Banks will now be able to lend to start-ups under their priority sector portfolios, and a larger chunk of their exposures to renewable energy will be eligible for classification as priority sector lending (PSL). The Reserve Bank of India (RBI) on Thursday said the PSL guidelines are being reviewed with a view to be more inclusive and the new framework will be more mindful of the district-wise distribution of credit. To what extent bankers favour start-ups as borrowers will be a key determinant of the effectiveness of the new rules.
“With a view to align the guidelines with emerging national priorities and bring sharper focus on inclusive development, the guidelines have been reviewed after wide-ranging consultations with all stakeholders. The revised guidelines also aim to encourage and support environment friendly lending policies to help achieve Sustainable Development Goals (SDGs),” the RBI said in its statement on developmental and regulatory policies.
The changes include broadening the scope of PSL to include start-ups, increasing the limits for renewable energy, including solar power and compressed biogas plants and increasing the targets for lending to small and marginal farmers and weaker sections.
While the renewable energy segment has been a key driver of corporate loan growth for banks in recent years, few lenders have been keen on lending to start-ups. A senior executive with a state-owned bank said, “It’s not as if we can lend to anybody who comes up with a great idea. We typically give loans to enterprises which have some kind of connection with the real economy, such as sectors like food processing or textiles.” Consequently, start-ups as defined by Indian banks could have overlaps with the small-enterprises ecosystem.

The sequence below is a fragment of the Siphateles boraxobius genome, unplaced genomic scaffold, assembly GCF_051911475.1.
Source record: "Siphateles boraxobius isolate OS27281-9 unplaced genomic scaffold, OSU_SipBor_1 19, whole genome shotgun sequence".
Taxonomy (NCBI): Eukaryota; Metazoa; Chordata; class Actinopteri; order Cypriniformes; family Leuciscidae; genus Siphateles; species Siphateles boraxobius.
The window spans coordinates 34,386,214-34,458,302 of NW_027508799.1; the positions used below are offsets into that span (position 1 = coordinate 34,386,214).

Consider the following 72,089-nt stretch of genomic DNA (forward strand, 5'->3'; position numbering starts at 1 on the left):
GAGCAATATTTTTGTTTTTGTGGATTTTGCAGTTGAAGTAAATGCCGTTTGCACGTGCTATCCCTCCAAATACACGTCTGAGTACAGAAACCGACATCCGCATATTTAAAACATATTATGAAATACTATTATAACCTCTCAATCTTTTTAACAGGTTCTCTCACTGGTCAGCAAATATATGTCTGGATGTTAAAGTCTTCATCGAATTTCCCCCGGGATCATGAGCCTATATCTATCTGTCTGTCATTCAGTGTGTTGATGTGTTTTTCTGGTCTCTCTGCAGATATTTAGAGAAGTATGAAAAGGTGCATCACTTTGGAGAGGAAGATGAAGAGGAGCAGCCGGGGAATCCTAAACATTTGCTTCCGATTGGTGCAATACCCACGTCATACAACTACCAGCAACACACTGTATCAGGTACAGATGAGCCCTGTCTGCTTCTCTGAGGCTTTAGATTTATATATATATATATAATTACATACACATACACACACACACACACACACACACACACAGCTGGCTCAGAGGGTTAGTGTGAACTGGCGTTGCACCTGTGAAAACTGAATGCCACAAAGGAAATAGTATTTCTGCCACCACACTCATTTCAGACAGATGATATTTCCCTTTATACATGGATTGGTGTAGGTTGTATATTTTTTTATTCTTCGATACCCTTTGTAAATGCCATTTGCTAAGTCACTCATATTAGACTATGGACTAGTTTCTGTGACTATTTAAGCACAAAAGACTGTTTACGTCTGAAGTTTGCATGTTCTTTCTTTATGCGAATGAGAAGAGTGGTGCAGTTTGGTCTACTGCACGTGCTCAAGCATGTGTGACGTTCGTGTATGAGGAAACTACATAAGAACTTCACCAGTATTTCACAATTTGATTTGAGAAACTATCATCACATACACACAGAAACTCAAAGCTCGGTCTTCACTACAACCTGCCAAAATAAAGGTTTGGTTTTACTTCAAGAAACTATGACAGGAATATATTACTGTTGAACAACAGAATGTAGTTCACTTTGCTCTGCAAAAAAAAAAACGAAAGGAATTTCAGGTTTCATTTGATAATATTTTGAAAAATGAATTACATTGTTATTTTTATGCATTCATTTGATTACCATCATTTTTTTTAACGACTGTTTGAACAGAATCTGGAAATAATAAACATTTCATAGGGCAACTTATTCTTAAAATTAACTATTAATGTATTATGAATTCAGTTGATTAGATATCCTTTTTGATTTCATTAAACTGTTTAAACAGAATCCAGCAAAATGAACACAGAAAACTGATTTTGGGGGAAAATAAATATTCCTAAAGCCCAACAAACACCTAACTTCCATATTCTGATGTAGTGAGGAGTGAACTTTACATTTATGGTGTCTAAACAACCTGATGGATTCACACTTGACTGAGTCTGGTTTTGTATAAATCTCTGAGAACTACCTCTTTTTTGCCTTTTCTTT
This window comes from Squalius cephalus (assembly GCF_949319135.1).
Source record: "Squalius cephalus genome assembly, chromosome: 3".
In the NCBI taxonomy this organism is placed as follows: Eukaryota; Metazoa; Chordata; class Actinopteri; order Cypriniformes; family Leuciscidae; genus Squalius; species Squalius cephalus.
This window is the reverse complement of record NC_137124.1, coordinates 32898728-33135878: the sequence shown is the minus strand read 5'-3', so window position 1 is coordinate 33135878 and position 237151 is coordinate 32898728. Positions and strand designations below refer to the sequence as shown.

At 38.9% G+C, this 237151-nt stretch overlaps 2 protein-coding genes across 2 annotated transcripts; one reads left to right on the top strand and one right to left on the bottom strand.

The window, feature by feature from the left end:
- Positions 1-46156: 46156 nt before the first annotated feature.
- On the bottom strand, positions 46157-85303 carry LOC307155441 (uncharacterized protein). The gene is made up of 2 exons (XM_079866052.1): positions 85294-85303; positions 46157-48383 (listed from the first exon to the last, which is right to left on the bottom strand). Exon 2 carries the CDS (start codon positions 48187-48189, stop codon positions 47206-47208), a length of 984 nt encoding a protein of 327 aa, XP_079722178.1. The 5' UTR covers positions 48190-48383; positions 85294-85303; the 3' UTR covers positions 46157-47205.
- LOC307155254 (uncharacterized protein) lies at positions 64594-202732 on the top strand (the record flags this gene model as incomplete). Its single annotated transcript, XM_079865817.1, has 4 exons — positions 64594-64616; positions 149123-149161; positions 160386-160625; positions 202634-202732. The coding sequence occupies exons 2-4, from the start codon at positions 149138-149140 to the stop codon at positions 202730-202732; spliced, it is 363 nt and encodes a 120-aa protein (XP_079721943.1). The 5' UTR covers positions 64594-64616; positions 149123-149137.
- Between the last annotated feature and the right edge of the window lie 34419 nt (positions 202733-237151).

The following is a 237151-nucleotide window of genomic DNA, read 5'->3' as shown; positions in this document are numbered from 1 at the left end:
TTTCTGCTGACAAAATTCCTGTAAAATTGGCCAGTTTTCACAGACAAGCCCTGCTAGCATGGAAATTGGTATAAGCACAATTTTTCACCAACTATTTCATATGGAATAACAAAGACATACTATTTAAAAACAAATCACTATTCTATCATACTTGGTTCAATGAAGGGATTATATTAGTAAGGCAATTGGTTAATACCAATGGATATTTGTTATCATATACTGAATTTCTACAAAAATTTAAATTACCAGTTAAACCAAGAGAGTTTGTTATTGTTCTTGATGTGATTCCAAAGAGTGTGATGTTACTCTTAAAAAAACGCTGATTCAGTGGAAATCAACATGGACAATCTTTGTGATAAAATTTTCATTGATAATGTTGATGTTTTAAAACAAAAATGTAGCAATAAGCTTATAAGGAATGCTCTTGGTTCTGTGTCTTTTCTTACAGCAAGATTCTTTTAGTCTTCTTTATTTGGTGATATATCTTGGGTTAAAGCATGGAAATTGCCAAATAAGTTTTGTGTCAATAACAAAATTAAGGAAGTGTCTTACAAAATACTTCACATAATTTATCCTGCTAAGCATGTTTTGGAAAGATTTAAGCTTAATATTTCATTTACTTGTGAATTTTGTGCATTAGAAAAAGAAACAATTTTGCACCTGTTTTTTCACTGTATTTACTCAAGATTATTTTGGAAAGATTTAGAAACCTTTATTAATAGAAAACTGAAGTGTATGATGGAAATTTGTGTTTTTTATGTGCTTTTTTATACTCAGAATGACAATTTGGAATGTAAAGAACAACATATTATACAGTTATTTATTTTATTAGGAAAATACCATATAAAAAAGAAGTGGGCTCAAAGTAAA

Sameer Narang, chief economist, Bank of Baroda (BoB), said that bank lending to start-ups has typically been in the area of working capital. “Some of them have expenses related to logistics, labour and other things like office supplies. So, most of the demand could be met in the form of a CC/OD (cash credit/overdraft) facility for their expenses. That is where the requirement for loans could come in.”
To address the regional disparities in the flow of priority sector credit, an incentive framework has been put in place for banks. While higher weight will be assigned for incremental priority sector credit in the identified districts where credit flow is comparatively lower, a lower weight would be assigned to incremental priority sector credit in identified districts where the credit flow is comparatively higher, the central bank said.
According to data released by the central bank last month, banks’ outstanding credit to rural areas stood at only Rs 7.26 lakh crore as on March 31, 2020, as against a Rs 66.77-lakh-crore exposure to metropolitan locations. Semi-urban locations accounted for Rs 12.38 lakh crore, while urban areas owed banks Rs 15.77 lakh crore. Bankers welcomed the move and said it could aid a more equitable disbursement of credit. KVS Manian, whole time director, president and member of group management council, Kotak Mahindra Bank, said: “The new PSL norms are progressive and help direct credit to the more needy segments.”